Linked by nfeske on Thu 29th Nov 2012 17:38 UTC
OSNews, Generic OSes With the just released version 12.11, the developers of the Genode OS Framework are celebrating the break-through to execute the entire build system based on GCC 4.7.2 within their genuine operating-system environment. The new release gets accompanied with new audio drivers from the Open Sound System project, extended support for OMAP4, and numerous stability and performance improvements concerning the underlying kernel platforms.
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RE[2]: I feel like a thicko
by Laurence on Fri 30th Nov 2012 17:58 UTC in reply to "RE: I feel like a thicko"
Laurence
Member since:
2007-03-26

That article does clear a lot up. Thank you very much (I would rep but OSNews has a rule that people who comment in articles cannot vote).

I think I can see why you guys have difficulty dumbing down for the layman (if you don't mind me saying that). It sounds like Genode has a very specific vision, but one that crosses so many fields of OS development that it's very difficult to give an overall summary.

I've read about Linux distributions that try to tackle similar issues by running each application within their own virtual machine, but I like your approach much more.

I do have a few questions, if you don't mind:

How do applications grant themselves access to different subsystems? Your article reminded me a little of iOS and Android apps where the OS specifically has to request access to various subsystems on their respective mobile platforms; and the user is prompted about the requested permissions. I'm guessing your solution is more sophisticated than this though.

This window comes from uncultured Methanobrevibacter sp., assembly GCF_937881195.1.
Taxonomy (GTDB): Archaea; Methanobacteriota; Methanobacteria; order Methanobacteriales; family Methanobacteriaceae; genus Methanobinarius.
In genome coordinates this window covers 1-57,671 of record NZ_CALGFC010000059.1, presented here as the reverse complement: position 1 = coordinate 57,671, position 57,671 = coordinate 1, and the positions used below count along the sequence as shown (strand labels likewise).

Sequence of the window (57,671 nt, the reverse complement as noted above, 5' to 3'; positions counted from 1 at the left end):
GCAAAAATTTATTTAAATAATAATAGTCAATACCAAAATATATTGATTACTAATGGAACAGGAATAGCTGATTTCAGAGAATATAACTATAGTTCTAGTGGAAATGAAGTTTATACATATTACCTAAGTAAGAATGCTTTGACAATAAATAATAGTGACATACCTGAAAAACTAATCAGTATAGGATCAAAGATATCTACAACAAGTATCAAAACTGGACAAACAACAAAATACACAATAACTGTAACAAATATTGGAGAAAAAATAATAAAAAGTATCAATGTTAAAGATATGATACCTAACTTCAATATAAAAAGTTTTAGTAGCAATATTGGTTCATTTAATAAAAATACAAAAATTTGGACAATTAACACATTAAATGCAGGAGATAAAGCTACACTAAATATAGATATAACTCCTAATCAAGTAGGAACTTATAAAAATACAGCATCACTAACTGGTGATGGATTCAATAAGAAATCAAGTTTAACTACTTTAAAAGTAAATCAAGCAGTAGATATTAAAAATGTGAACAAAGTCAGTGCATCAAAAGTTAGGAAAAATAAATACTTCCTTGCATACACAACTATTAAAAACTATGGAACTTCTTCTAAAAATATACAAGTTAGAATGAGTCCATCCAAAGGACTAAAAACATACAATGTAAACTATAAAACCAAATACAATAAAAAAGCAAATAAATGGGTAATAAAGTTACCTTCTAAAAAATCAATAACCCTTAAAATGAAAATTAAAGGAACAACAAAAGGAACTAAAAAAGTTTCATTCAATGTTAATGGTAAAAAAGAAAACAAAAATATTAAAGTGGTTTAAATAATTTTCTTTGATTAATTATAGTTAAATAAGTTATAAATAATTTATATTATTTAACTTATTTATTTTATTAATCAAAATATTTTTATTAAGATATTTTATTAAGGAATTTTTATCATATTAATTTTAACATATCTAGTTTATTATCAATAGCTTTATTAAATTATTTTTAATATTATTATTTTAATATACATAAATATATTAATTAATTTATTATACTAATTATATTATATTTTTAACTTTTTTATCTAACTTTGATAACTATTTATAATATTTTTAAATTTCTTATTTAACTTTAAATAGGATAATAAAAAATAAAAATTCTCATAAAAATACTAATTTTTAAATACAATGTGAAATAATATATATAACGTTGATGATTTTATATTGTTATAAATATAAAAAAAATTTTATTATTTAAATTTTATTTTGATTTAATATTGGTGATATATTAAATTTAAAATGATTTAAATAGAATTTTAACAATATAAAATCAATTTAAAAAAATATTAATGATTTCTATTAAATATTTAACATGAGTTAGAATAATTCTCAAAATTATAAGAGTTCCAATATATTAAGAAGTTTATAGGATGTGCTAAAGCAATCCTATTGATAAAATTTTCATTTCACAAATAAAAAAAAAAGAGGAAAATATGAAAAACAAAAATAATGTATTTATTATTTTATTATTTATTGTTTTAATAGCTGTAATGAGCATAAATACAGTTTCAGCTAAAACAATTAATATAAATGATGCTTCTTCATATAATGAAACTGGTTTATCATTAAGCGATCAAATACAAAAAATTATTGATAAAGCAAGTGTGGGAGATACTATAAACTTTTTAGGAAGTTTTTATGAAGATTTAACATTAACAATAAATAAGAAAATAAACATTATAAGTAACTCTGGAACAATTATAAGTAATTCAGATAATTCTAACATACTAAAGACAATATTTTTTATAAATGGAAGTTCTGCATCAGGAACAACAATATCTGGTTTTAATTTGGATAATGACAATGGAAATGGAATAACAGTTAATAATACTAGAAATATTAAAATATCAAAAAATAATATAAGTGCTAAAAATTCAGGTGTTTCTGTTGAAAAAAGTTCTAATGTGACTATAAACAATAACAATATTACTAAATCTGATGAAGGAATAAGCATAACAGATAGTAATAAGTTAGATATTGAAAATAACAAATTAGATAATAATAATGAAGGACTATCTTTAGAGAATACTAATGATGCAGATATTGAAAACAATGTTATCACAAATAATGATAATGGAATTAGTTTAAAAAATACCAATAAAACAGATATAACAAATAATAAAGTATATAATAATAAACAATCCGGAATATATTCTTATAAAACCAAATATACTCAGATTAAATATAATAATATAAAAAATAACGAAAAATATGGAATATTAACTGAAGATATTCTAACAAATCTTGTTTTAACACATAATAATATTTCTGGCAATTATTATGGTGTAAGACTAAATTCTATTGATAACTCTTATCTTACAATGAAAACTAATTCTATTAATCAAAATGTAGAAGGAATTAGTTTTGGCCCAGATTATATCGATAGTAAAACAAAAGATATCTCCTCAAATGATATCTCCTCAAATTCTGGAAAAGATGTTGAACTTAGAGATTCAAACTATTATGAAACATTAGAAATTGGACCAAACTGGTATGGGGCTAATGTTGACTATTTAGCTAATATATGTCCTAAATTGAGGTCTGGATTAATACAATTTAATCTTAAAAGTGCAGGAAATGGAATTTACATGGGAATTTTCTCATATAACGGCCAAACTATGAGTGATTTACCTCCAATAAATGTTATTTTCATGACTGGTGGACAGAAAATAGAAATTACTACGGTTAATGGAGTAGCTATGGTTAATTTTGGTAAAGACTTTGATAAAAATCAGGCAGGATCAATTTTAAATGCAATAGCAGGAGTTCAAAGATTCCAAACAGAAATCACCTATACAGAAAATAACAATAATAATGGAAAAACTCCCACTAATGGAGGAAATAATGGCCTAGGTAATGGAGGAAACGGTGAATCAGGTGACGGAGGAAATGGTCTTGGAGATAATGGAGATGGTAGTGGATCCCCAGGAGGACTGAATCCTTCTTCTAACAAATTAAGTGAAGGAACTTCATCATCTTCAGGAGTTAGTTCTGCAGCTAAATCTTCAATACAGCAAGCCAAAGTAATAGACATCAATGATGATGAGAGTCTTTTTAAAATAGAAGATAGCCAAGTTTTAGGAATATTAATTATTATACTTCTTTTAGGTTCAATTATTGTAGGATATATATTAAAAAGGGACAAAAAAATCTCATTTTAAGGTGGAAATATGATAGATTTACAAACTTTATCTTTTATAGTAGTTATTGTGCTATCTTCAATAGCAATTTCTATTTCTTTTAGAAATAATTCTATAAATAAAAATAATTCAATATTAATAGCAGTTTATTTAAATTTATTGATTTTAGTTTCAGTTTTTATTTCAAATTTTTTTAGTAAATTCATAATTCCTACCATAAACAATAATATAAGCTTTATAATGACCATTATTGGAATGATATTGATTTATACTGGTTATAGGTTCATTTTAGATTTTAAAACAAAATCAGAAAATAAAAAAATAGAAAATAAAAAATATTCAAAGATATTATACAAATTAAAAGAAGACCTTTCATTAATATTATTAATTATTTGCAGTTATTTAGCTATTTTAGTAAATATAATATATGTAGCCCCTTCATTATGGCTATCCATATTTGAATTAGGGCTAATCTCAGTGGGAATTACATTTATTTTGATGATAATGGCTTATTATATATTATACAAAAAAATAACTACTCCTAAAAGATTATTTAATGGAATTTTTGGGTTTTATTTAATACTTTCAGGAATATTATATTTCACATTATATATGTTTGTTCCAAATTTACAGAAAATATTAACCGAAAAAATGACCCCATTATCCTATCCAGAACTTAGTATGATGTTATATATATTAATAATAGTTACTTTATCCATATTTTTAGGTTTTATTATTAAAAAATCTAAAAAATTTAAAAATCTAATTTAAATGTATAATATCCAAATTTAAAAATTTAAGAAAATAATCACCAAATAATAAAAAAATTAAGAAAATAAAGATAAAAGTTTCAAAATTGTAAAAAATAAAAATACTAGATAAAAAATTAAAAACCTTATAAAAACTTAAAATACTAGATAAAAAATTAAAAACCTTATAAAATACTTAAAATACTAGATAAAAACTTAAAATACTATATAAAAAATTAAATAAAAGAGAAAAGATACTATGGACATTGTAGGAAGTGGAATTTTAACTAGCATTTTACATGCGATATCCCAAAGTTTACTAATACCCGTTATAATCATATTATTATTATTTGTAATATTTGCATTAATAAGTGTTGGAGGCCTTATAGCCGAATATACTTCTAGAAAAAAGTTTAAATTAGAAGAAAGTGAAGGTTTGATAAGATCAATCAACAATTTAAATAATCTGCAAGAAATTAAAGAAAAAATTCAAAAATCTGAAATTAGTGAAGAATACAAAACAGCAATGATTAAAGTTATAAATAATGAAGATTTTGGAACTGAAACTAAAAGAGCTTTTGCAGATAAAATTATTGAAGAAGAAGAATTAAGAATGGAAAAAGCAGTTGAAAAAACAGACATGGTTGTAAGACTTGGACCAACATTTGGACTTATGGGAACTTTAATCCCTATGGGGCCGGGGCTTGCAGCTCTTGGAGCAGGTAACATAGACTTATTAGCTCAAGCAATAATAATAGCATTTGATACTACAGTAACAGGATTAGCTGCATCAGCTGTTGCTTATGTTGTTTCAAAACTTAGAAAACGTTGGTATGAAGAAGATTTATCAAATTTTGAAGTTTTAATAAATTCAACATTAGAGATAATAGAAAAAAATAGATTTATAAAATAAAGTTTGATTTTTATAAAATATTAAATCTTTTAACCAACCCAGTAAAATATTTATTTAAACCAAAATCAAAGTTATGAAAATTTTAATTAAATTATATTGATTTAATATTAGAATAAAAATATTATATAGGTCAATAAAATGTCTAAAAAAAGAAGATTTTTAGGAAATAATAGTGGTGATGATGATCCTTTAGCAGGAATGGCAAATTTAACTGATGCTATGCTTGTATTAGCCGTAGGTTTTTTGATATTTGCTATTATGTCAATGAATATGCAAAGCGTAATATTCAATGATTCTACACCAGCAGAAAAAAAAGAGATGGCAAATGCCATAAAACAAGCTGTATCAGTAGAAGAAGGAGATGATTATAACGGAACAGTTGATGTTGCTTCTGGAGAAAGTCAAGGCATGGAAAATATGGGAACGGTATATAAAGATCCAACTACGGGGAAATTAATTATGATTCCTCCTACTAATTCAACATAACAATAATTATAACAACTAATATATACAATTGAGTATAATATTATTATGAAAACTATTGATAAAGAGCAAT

However, and with my limited understanding of Genode, I wonder if the same scope for permission abuse is available that you see with mobile apps. ie developers deciding they need access to various additional subsystems to implement largely pointless application features. (eg a camera app having access to your contact list to implement MMS). This is an increasing problem these days as users are used to integrated ecosystems and oblivious to the dangers of sharing data across the various different applications.

The other big question your article raised was how you're able to borrow subsystems from monolithic kernels like Linux? Does that require Linux to be compiled in a special way to support Genode or does Genode have bespoke code to interface with an array of kernels? ie is Genode a bit like an API and kernels have to be hacked to link with the Genode, or do you have to hardcode support in Genode to interface with the various components?

The way I'm imagining this is a bit like a website: Websites are written to be served on any platform as the web servers act like the 'kernel' and allow web developer to concentrate on just writing their applications. And websites should run on the majority of browsers, but browsers need to support various web standards to work.

I'm imagining Genode a bit like the web site. It's the essential interface between the web servers (kernels) and the applications (browsers). Applications need to be compiled to support Genode's standards (else users a faced with a very restricted environment; like browsing the web in Lynx) but Genode aims to be platform independent (like PHP).

I know no analogy is perfect and I appretiate that Genode is looked to include some bespoke applications and kernels of it's own, but is that the basic structure / aim you're working to?

And one last question, could Genode be used as a foundation for hobbyist OSs? There was a discussion on OSNews a little while back where one commenter speculated that Genode could be used as a common driver stack, thus enabling hobbyist OS developers to focus on the fun stuff (writing pretty user interfaces).

I think when I've wrapped my head around this, I'm going to write a layman's guide to Genode to help raise awareness for this fascinating project.

Edited 2012-11-30 18:06 UTC

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